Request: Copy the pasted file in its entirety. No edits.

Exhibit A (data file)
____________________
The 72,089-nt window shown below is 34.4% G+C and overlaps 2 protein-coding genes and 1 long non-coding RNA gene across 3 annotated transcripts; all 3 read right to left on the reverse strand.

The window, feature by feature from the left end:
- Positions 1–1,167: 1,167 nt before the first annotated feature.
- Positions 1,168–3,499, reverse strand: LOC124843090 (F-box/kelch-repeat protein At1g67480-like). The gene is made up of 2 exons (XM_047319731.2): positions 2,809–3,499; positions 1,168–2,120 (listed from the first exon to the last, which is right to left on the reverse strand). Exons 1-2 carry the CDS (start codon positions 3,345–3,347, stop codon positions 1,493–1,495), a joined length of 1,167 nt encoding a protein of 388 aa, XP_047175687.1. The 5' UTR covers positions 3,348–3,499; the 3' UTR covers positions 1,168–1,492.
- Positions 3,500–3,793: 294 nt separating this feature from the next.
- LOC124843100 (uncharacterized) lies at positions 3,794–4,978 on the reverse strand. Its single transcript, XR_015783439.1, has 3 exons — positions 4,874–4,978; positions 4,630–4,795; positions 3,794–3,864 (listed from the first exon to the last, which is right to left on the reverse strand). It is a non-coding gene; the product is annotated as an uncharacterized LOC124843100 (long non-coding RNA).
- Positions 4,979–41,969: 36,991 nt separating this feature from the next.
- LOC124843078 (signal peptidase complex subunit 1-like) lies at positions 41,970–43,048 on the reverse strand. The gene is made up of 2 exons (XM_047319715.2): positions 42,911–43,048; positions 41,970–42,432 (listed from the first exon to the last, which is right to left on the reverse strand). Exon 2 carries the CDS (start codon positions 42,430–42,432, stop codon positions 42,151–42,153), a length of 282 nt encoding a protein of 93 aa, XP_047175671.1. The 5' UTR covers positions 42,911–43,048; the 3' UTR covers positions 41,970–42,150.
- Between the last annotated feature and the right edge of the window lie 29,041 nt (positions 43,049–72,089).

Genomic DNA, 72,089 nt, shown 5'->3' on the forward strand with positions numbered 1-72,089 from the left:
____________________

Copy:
The 72,089-nt window shown below is 34.4% G+C and overlaps 2 protein-coding genes and 1 long non-coding RNA gene across 3 annotated transcripts; all 3 read right to left on the reverse strand.

The window, feature by feature from the left end:
- Positions 1–1,167: 1,167 nt before the first annotated feature.
- Positions 1,168–3,499, reverse strand: LOC124843090 (F-box/kelch-repeat protein At1g67480-like). The gene is made up of 2 exons (XM_047319731.2): positions 2,809–3,499; positions 1,168–2,120 (listed from the first exon to the last, which is right to left on the reverse strand). Exons 1-2 carry the CDS (start codon positions 3,345–3,347, stop codon positions 1,493–1,495), a joined length of 1,167 nt encoding a protein of 388 aa, XP_047175687.1. The 5' UTR covers positions 3,348–3,499; the 3' UTR covers positions 1,168–1,492.
- Positions 3,500–3,793: 294 nt separating this feature from the next.
- LOC124843100 (uncharacterized) lies at positions 3,794–4,978 on the reverse strand. Its single transcript, XR_015783439.1, has 3 exons — positions 4,874–4,978; positions 4,630–4,795; positions 3,794–3,864 (listed from the first exon to the last, which is right to left on the reverse strand). It is a non-coding gene; the product is annotated as an uncharacterized LOC124843100 (long non-coding RNA).
- Positions 4,979–41,969: 36,991 nt separating this feature from the next.
- LOC124843078 (signal peptidase complex subunit 1-like) lies at positions 41,970–43,048 on the reverse strand. The gene is made up of 2 exons (XM_047319715.2): positions 42,911–43,048; positions 41,970–42,432 (listed from the first exon to the last, which is right to left on the reverse strand). Exon 2 carries the CDS (start codon positions 42,430–42,432, stop codon positions 42,151–42,153), a length of 282 nt encoding a protein of 93 aa, XP_047175671.1. The 5' UTR covers positions 42,911–43,048; the 3' UTR covers positions 41,970–42,150.
- Between the last annotated feature and the right edge of the window lie 29,041 nt (positions 43,049–72,089).

Genomic DNA, 72,089 nt, shown 5'->3' on the forward strand with positions numbered 1-72,089 from the left: